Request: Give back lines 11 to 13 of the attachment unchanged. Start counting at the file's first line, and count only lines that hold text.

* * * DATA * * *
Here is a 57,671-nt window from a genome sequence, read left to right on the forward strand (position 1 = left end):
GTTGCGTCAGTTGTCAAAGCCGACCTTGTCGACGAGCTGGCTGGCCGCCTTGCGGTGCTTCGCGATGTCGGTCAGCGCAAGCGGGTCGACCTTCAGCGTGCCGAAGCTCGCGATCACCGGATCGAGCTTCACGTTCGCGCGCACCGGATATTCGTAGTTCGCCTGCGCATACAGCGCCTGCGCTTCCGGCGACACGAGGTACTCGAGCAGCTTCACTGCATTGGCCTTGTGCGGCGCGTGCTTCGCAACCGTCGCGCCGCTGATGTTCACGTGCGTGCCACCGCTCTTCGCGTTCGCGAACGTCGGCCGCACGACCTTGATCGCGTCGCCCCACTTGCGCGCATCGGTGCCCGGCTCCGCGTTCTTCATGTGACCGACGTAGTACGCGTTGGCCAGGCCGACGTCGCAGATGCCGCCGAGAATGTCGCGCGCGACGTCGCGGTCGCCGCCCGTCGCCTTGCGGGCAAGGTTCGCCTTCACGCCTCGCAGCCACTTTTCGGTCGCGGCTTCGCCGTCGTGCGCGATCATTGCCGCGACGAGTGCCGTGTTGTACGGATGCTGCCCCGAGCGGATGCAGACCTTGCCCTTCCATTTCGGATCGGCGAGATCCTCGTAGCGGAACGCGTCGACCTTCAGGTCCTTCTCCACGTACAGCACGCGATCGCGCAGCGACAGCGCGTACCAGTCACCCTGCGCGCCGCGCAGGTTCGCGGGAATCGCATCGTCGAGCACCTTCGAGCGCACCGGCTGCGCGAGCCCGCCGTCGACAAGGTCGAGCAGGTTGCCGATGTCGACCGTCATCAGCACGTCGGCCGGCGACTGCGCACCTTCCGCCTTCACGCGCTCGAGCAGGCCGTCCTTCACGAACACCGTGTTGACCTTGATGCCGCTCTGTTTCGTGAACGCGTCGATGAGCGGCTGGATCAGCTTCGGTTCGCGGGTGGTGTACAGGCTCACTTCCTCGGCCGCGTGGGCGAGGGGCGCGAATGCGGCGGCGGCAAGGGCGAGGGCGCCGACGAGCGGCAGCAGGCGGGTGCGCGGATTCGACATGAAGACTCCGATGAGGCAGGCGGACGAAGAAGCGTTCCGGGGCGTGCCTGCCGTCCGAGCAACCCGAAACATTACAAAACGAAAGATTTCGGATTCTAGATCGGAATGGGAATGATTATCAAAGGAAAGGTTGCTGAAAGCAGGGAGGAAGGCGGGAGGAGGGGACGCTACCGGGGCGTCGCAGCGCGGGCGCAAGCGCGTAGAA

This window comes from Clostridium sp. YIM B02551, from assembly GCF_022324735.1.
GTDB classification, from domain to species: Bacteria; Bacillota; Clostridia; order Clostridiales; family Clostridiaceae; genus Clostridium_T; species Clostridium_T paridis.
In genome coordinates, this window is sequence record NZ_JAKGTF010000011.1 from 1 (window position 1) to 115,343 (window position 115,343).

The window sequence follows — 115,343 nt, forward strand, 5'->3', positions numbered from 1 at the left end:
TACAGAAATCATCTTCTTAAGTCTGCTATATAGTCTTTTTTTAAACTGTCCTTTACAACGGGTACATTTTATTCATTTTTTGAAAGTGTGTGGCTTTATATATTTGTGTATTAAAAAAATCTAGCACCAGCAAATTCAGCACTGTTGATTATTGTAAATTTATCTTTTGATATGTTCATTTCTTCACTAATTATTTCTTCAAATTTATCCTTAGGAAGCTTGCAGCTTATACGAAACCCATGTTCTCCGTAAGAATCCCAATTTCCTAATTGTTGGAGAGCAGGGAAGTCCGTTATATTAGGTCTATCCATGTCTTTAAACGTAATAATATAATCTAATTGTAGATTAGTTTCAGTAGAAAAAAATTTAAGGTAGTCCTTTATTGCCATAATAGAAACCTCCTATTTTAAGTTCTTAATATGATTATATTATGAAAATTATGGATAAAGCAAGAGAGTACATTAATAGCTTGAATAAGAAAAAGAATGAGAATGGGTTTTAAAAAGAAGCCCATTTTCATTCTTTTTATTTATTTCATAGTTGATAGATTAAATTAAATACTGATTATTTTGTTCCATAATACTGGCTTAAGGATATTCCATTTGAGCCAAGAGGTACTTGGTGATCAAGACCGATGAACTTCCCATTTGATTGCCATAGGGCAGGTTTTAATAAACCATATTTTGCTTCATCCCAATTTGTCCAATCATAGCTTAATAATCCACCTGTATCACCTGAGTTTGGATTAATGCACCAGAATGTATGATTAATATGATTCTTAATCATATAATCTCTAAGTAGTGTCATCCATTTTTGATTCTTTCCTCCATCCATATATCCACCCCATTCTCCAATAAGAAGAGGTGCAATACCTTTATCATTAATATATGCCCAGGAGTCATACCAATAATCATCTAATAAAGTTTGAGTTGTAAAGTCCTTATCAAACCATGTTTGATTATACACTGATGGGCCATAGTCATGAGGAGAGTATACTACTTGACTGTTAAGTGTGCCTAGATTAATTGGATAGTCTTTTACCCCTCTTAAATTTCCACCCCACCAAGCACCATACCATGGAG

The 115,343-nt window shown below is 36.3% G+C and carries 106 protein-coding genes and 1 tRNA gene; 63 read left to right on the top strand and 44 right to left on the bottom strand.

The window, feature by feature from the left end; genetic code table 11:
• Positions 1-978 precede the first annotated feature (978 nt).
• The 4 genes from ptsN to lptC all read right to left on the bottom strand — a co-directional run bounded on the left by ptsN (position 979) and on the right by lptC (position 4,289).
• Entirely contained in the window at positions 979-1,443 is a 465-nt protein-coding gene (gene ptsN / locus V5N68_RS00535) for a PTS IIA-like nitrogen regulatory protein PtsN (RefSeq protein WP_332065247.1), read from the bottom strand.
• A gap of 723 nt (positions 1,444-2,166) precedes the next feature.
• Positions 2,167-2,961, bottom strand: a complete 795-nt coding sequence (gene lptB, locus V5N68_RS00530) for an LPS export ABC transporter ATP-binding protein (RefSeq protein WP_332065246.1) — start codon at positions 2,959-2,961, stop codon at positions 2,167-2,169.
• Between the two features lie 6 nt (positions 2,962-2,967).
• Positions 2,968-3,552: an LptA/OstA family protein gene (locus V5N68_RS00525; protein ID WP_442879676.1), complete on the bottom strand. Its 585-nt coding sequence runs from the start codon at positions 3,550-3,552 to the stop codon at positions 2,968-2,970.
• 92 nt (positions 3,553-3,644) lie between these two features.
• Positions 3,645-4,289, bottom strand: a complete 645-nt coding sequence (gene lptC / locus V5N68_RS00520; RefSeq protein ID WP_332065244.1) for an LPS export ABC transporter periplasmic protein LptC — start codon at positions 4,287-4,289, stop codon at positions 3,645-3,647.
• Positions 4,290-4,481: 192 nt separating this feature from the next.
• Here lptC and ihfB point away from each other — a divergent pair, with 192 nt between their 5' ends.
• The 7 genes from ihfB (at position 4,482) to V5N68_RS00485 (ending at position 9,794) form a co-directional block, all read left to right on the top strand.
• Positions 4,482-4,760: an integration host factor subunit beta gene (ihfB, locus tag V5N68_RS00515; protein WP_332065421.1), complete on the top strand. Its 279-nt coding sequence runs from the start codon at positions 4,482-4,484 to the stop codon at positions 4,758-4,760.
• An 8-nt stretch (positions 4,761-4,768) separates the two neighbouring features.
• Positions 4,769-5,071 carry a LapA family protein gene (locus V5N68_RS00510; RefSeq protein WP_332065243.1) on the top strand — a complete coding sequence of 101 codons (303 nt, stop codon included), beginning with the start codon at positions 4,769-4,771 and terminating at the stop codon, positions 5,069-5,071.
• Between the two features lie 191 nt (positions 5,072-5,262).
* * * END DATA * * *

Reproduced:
• The 4 genes from ptsN to lptC all read right to left on the bottom strand — a co-directional run bounded on the left by ptsN (position 979) and on the right by lptC (position 4,289).
• Entirely contained in the window at positions 979-1,443 is a 465-nt protein-coding gene (gene ptsN / locus V5N68_RS00535) for a PTS IIA-like nitrogen regulatory protein PtsN (RefSeq protein WP_332065247.1), read from the bottom strand.
• A gap of 723 nt (positions 1,444-2,166) precedes the next feature.